The new group always meets in restaurants, for reasons mentioned above. We always use a discussion guide. I’ve been pleasantly surprised by the amount of information available to book clubs online. Readinggroupguides.com has hundreds of discussion guides and failing that, we can often find a guide on the publisher’s website. Using a guide with questions really helps to keep the discussion on track. We usually order our meal, eat, chat about books and what is going on in our lives, then turn to the questions which inspire anywhere from 30 minutes to an hour of discussion.
Our first book was a modern classic – A Prayer for Owen Meany by John Irving. Those Who Save Us by Jenna Blum was a favorite, and again, we are anxiously awaiting the next offering from this author. This month we will be discussing Perfect Match by Jodi Picoult and our August book is the newest release by Elizabeth Brundage, Somebody Else’s Daughter, which we decided to read after enjoying The Doctor’s Wife several months ago. We recently started choosing books three months at a time, which works well. It gives everyone a little extra time to find and read the book.
My family and I recently spent the 4th of July weekend in Nebraska with my in-laws, who hosted a dinner party in celebration of the holiday. Most of the women at the party were avid readers and we had a great discussion about books. Not surprisingly, I’ve nearly convinced my mother-in-law and her friends to start a book club in their hometown. Just call me the book club evangelist.
Blogger Bio: A stay-at-home mom of three, Shana is addicted to books, running and chocolate. She moved back to her very small Midwestern hometown (population: 6,500) four years ago and those addictions have saved her sanity on many an occasion. Escaping into the pages of a good book, pounding the pavement for an hour or so while listening to an audio book on her iPod (there’s that book thing again), and indulging in her favorite dark chocolate are wonderful respites from the sometimes tedious nature of small town life.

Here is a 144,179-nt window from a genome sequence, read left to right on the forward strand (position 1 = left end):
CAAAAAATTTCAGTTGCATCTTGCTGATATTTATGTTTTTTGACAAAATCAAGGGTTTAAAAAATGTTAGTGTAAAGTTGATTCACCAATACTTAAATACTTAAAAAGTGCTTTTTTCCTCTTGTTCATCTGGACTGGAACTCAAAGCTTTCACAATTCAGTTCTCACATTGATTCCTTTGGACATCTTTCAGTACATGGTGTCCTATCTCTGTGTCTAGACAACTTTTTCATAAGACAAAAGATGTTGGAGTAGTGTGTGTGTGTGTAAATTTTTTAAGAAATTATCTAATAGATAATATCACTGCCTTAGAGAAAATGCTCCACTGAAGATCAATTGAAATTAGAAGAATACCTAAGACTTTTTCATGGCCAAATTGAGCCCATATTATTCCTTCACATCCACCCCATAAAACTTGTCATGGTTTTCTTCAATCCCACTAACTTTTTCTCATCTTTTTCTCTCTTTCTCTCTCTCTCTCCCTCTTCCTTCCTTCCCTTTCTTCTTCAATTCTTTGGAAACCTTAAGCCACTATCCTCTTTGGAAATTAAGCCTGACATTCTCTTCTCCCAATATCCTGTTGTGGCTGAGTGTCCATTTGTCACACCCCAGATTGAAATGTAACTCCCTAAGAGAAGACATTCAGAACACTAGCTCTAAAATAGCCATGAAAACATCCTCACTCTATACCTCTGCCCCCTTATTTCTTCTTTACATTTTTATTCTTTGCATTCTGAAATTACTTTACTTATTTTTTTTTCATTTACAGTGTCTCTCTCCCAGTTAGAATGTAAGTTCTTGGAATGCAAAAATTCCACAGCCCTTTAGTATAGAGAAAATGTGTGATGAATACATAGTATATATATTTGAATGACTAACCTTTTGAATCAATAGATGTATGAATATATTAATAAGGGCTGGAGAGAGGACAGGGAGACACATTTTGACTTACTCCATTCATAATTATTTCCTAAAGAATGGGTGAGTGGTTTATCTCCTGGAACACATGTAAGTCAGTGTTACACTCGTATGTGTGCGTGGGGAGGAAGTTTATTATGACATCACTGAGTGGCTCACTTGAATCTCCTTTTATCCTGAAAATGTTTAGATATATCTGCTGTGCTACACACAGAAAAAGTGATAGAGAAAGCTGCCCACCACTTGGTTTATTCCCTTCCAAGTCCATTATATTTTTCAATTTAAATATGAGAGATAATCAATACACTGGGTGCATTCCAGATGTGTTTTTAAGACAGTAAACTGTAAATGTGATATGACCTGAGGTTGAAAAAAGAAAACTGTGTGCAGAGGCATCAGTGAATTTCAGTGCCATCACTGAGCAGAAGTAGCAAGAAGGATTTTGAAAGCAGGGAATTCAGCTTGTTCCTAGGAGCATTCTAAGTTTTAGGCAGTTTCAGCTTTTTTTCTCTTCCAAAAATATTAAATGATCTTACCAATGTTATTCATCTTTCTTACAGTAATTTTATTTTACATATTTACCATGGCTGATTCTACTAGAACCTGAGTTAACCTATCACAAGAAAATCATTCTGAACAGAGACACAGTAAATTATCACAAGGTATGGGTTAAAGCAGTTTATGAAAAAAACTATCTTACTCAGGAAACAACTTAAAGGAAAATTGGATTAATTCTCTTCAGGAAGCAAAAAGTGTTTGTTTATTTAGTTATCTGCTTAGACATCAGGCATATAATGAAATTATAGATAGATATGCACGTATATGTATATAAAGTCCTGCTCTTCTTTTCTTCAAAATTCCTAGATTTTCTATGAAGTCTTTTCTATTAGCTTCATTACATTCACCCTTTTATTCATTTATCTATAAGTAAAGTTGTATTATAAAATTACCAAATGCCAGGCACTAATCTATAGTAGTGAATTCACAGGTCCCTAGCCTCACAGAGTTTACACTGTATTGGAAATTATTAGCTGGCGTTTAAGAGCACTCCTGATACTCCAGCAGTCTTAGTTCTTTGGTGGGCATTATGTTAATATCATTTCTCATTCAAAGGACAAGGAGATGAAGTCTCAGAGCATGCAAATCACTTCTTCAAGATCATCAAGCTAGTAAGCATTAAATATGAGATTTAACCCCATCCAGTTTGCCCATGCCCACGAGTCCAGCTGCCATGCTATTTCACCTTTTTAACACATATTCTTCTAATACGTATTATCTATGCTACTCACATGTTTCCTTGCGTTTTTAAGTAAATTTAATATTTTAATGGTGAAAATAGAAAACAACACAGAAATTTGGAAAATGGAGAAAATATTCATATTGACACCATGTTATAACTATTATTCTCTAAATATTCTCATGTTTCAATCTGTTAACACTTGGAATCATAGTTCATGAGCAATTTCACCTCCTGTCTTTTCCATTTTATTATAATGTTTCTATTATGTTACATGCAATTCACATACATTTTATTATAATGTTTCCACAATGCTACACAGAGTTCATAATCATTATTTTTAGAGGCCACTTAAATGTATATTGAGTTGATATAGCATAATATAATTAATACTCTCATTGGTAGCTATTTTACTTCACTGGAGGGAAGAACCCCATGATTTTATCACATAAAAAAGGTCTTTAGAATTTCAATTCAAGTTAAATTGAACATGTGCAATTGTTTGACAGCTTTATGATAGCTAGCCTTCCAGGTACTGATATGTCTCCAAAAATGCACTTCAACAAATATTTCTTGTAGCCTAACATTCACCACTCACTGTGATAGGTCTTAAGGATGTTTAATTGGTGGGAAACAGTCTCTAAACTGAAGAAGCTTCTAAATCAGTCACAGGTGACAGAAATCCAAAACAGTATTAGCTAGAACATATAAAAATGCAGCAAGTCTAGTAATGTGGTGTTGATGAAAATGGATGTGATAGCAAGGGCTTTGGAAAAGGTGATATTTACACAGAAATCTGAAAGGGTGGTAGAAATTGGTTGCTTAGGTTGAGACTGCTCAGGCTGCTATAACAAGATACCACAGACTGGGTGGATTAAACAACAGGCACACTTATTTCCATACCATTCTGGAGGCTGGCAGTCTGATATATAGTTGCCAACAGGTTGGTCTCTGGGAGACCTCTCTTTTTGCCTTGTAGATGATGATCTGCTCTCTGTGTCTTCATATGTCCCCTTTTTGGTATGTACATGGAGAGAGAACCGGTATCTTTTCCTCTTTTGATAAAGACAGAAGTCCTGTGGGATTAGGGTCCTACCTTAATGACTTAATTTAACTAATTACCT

Shana has a degree in accounting and spent several years working in finance before jumping off the corporate ladder to be home with her children. She is considering an English/secondary education degree because she would rather pick lint off the carpet than work in corporate finance again. In the meantime, she blogs about her reading adventures at Literarily.
***Would you like to share about your book club here at Books on the Brain? If so, leave a comment and I will get in touch with you about a guest post!
For previous volumes of In Praise of Book Clubs, click HERE
For more info on starting your own book club, click HERE
For fun ways to make your book club better, click HERE
For a chance to win The Safety of Secrets by DeLaune Michel, click HERE